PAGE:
Figure 1: AFM height image and respective AFM-IR spectra (correlated with points on image).

To get a closer look at average compositional variability across the P3HT film, a spectral array was acquired (Figure 2B). Each spectrum is taken ~100 nm apart and spectral changes are seen within the same length scale (from second to third and from fifth to sixth spectra). As the shoulder around 1500 cm-1 disappears and reappears (at the arrows), the signal near 1380 cm-1 appears to broaden. With the nanoIR system, these IR spectral changes, and further, chemical composition changes, can be seen at high spatial resolutions.

To show defectivity analysis capitilities on the nanoIR, a heat treated P3HT-PCBM sample was first analyzed via AFM. After an area of interest was identified, localized IR spectra pertinent to surface features were collected (Fig. 2b).

Figure 2. A spectral array acquisition shown in the AFM image (A) and the corresponding spectra (B) near spots 12-14 in figure 1; spacing between each marker is ~100 nm

When the nanoIR spectra are compared against the spectra from the normal P3HT film, local variations are distinguished. The methylene bending modes at 1444 cm-1 and 1432 cm-1 corresponds to the P3HT and PCBM, respectively. The 1444 cm-1 band also contains a contribution from an overlapping ring semicircle stretching mode. The corresponding spectrum for the yellow hash mark appears to have both components.

At the outer ring (red mark/spectrum 1), the peak at 1732 cm-1 (PCBM) is small and the component at 1444 cm-1 (P3HT) dominates. At both green and purple hash marks (spectra 3 and 4), the band near 1432 cm-1 is mainly contributed by PCBM. Finally, the sharpness of the band at 1432 cm-1 and a stronger 1732 cm-1 signal suggest the lobe at the center is mostly PCBM. From the data, it can be concluded that there is local phase-separation of PCBM and P3HT within this surface defect.

The stiffness of the surface defect in the P3HT-PCBM blend can also be imaged using the nanoIR. Under the exposure of a continuously-pulsing IR laser radiation at 1450 cm-1 (other overlapping wavenumbers for both materials can also be used), the contact frequency of the cantilever is traced continuously as the AFM tip moves across the sample (Fig. 3 & 4). Here the bulk material (yellow/orange) appears stiffer than most of the interior areas of the defect (green).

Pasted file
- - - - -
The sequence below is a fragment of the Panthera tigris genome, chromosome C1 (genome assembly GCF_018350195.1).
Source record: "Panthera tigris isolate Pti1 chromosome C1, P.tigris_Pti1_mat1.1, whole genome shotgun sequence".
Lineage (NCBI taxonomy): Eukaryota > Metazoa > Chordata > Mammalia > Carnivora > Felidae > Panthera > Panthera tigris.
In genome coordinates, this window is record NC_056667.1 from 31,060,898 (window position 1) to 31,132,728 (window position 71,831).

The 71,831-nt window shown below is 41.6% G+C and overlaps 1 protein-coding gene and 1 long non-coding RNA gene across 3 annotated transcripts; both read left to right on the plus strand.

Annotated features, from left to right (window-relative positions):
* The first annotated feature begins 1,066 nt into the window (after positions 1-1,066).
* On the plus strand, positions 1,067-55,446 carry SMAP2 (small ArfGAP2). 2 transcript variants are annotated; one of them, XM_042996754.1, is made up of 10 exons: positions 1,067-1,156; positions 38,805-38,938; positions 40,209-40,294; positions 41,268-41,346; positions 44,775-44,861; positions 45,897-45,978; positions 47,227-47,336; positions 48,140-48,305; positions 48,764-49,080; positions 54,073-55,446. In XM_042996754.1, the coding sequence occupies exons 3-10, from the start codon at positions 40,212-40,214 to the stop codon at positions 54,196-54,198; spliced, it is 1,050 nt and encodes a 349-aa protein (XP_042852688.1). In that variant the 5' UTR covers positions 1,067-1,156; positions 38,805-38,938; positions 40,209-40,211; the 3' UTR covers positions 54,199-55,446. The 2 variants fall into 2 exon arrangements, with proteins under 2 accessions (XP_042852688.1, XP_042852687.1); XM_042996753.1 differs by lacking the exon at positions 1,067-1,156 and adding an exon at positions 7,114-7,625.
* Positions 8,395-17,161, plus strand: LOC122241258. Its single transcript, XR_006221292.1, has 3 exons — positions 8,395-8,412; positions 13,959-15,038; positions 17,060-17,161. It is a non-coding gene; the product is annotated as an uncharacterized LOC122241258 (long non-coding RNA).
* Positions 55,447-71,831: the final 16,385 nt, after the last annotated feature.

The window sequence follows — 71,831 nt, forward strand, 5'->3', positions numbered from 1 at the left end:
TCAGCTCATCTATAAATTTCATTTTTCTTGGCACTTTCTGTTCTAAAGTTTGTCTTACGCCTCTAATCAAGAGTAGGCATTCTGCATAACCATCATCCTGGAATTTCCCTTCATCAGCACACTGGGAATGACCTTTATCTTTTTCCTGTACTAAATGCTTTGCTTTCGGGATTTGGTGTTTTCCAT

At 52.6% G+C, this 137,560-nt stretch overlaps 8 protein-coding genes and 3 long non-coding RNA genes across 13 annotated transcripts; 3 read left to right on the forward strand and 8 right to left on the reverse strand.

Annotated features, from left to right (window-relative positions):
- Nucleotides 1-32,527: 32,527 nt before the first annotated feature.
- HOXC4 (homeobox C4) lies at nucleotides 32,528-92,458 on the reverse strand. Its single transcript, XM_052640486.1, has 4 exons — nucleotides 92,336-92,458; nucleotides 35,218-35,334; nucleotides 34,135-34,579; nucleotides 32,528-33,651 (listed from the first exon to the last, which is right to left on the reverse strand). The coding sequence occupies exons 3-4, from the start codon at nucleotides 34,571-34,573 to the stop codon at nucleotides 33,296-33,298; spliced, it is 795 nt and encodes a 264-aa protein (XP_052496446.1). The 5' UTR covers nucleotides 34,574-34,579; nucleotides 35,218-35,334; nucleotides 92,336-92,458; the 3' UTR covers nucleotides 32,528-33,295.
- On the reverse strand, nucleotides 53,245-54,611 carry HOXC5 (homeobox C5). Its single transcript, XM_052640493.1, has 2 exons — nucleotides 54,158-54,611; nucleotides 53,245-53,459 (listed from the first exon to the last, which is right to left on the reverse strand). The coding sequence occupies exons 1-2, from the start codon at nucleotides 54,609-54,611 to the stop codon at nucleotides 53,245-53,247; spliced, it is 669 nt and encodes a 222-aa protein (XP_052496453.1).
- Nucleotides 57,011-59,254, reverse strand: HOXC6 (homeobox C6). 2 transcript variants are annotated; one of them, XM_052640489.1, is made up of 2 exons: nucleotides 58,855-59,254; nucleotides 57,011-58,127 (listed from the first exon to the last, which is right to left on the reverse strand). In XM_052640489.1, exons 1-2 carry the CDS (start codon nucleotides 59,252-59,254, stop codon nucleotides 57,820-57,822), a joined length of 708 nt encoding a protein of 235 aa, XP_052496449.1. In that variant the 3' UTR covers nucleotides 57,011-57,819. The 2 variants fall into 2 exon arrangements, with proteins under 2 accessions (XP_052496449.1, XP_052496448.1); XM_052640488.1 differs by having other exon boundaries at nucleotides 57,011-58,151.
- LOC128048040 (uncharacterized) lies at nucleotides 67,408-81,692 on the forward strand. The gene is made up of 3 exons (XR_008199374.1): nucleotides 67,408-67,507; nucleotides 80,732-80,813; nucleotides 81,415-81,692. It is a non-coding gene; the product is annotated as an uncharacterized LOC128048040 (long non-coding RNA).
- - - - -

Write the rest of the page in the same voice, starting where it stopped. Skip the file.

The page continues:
This applications note has demonstrated the capabilities of the nanoIR in analyzing photovoltaic materials with high spatial resolution. Topological features of PH3T films, as well as heat treated P3HT/PCBM blends, can easily be linked to their corresponding chemical IR signatures. Local phase separation of materials can also be identified by comparing local AFM-IR spectra at defect sites with the bulk spectra of the pure components. Relative contact frequencies surrounding the defect are also mapped simultaneously with the corresponding topology. Using AFM-IR, topological information is readily correlated with the local chemical analysis, and shows great potential for failure analysis and defects at the nanoscale.

Figure 3. An IR chemical contrast image at 1450 cm-1of the heat-treated PCBM-doped P3HT sample.

Figure 4. Contact frequency image of a chemical defect mapped over the corresponding height image; the range of the frequency is approximately 30 kHz.


1. Yang, et al. J. Mater. Chem. 2007, 17, 3126- 3140
2. Holdcroft, et. al. Poly. Chem., 2010, 1, 708-719